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    Home > Active Ingredient News > Antitumor Therapy > BMC Cancer: Association of Breast Cancer and Intestinal Microbiome Disorders with Breast Cancer Risk

    BMC Cancer: Association of Breast Cancer and Intestinal Microbiome Disorders with Breast Cancer Risk

    • Last Update: 2020-06-16
    • Source: Internet
    • Author: User
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    Breast cancer ranks first among women and the second leading cause of death in this sexIn addition to genetic factors, the environment is one of the causes of the disease, although the factors are not clearIn the latter, the effects of microorganisms are one of them, so recent attention has been paid to the breast microbiomeWe speculate that the risk of breast cancer may be related to the composition and function of the breast/intestinal microbiome, which may be altered by exposure to environmental pollutants (endocrine disruptors, EDCs)
    We describe a case-control clinical study in women between the ages of 25 and 70The cases will be women diagnosed with breast cancer (Stage Ii) and undergoing surgical interventionsWomen who have received antibiotic treatment or any new complementary treatment during the pre-cancer or advanced stage of cancer (metastasis), or who have received antibiotics or any new complementary treatment within 3 months of recruitment, will be excludedThe control group will be surgically interfered with by breast augmentation or shrinking womenWomen with a history of cancer, gynaecological or endocrinology, as well as those who have received antibiotics within 3 months of recruitment, will also be excludedBlood, urine, breast tissue and stool samples will be collectedWe will collect data on anthrocometrics, sociodemographics, reproductive history, tumor characteristics and eating habitsMetabolomics studies will be conducted on samples of fecal and breast tissueIn addition, metagenomic studies of stool and breast tissue samples will be conducted to identify viral, fungal, bacterial and paleobacteria populations in the microbiomeEstrogens, estrogen metabolites and EDCs from serum, urine and breast tissue samples are also quantified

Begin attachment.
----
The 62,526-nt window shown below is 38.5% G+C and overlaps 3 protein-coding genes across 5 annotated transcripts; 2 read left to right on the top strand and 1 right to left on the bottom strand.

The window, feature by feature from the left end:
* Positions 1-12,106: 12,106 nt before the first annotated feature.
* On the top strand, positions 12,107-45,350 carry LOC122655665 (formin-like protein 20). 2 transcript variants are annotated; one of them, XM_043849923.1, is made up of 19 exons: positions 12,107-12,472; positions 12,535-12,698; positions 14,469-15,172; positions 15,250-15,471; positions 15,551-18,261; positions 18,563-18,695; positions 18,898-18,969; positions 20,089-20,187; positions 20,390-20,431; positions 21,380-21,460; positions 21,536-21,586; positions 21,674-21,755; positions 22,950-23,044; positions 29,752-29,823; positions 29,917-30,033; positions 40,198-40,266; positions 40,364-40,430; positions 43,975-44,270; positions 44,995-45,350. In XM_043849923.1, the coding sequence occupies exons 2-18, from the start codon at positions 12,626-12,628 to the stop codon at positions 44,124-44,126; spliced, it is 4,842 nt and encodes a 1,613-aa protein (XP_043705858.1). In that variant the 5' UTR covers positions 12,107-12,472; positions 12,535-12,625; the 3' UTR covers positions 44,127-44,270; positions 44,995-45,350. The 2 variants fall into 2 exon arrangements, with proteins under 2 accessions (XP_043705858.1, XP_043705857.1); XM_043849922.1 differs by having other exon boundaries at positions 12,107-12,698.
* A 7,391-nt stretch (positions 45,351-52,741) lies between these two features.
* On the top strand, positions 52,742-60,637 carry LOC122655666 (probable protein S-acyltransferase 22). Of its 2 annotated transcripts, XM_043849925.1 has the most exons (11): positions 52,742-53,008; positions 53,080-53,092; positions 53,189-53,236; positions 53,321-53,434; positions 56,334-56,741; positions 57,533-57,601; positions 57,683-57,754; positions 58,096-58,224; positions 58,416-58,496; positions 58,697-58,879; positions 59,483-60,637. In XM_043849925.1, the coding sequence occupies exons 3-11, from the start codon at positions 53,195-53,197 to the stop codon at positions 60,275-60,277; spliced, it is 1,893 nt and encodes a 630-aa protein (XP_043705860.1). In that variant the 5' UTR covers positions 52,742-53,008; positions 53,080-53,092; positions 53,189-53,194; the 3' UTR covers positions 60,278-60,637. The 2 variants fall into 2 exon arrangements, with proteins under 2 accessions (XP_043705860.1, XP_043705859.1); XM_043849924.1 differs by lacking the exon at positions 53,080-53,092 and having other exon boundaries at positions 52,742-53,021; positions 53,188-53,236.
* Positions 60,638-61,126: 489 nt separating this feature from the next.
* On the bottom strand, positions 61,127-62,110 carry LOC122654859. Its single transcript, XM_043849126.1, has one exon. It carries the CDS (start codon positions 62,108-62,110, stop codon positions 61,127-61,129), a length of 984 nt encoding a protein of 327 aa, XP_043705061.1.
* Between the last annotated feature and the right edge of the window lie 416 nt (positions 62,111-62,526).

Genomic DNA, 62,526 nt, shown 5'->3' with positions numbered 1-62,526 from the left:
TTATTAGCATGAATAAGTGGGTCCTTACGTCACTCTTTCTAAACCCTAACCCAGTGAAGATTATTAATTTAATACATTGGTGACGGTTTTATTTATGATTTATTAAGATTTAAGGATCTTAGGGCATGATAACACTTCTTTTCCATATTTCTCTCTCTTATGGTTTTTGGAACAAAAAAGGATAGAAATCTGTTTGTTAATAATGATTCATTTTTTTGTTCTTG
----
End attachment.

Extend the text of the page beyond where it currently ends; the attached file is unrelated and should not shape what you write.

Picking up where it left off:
This is the first time in the same study that the contribution of bacteria, bacteria, viruses and fungi, as well as changes in environmental pollutants to breast cancer risk, have been assessedThe results will help to clarify risk factors, improve prognosis, and propose new interventional studies on the disease
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